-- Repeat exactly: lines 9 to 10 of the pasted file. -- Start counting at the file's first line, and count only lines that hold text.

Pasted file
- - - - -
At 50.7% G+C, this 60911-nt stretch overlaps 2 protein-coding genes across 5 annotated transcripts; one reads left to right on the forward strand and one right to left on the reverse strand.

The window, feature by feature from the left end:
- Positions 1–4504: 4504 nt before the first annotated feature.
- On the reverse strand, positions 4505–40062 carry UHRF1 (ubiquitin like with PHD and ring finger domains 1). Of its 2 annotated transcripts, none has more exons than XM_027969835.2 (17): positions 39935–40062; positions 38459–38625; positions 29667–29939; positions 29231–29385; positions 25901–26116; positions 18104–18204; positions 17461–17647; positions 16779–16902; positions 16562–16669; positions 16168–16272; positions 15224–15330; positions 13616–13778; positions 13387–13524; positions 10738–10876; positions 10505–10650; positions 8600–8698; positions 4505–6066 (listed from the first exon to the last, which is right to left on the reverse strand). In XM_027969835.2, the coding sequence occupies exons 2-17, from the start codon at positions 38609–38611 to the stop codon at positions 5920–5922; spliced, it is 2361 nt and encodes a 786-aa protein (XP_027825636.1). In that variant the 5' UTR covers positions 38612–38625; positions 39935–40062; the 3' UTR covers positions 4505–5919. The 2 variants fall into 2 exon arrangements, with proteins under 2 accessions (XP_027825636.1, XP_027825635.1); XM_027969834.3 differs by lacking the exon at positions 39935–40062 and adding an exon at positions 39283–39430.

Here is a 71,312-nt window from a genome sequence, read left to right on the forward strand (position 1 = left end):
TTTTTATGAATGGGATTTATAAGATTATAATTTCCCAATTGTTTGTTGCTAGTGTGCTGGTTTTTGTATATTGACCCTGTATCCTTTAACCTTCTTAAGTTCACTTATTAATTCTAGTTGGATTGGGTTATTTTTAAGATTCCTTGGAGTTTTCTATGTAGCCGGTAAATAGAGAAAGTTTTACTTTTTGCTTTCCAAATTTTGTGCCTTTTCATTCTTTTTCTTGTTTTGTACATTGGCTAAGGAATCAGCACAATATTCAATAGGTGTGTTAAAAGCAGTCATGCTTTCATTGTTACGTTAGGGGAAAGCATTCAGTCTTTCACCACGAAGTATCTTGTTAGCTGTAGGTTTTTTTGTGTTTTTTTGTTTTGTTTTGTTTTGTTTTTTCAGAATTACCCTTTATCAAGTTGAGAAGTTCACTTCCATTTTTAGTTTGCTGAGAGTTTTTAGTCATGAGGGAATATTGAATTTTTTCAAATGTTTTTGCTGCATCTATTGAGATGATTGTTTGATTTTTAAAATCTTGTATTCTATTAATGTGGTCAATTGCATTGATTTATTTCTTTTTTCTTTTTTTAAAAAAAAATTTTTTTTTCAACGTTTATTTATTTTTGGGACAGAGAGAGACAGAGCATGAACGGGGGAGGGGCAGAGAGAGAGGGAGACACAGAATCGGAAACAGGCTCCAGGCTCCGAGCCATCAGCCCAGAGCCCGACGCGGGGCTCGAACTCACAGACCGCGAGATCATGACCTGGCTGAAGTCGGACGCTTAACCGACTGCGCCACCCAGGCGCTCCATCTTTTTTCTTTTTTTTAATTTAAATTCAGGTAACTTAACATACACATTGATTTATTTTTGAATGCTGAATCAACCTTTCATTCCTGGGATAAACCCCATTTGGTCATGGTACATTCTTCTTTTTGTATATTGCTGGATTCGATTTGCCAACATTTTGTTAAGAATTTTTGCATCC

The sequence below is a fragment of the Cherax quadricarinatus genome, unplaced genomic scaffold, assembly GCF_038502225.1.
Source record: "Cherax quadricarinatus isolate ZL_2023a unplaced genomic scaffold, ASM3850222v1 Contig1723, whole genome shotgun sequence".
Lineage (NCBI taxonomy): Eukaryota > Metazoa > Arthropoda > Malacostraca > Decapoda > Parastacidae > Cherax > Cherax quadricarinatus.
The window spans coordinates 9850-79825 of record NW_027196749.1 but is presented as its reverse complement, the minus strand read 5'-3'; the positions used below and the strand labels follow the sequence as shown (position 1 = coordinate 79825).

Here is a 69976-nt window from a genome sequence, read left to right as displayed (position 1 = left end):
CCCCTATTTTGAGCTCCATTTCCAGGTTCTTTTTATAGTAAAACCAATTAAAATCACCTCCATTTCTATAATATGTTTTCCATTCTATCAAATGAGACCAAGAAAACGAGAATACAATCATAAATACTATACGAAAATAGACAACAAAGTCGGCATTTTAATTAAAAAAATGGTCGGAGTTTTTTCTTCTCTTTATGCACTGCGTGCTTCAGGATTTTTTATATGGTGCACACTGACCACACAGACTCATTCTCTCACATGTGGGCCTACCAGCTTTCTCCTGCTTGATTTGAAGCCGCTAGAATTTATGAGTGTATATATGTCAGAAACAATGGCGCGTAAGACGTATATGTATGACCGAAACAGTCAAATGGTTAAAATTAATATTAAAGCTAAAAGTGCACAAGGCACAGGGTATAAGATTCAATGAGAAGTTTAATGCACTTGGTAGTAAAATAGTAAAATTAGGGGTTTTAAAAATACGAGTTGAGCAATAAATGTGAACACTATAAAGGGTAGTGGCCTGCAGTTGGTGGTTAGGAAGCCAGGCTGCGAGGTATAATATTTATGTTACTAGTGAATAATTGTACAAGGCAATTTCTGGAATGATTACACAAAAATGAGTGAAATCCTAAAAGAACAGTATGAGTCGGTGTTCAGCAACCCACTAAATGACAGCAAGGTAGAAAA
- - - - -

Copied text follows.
Lineage (NCBI taxonomy): Eukaryota > Metazoa > Arthropoda > Malacostraca > Decapoda > Parastacidae > Cherax > Cherax quadricarinatus.
The window spans coordinates 9850-79825 of record NW_027196749.1 but is presented as its reverse complement, the minus strand read 5'-3'; the positions used below and the strand labels follow the sequence as shown (position 1 = coordinate 79825).